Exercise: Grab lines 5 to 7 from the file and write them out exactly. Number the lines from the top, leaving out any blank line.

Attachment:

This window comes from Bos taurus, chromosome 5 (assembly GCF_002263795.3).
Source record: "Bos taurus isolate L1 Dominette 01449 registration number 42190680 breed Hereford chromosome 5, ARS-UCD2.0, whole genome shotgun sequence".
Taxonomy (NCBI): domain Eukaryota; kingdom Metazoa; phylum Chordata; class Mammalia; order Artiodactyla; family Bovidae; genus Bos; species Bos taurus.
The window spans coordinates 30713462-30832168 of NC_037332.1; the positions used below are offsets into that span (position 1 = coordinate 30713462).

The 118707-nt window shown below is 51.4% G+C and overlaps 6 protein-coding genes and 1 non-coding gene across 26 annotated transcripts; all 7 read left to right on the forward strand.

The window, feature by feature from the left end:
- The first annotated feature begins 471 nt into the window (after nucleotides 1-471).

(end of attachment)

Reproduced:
The 118707-nt window shown below is 51.4% G+C and overlaps 6 protein-coding genes and 1 non-coding gene across 26 annotated transcripts; all 7 read left to right on the forward strand.

The window, feature by feature from the left end:
- The first annotated feature begins 471 nt into the window (after nucleotides 1-471).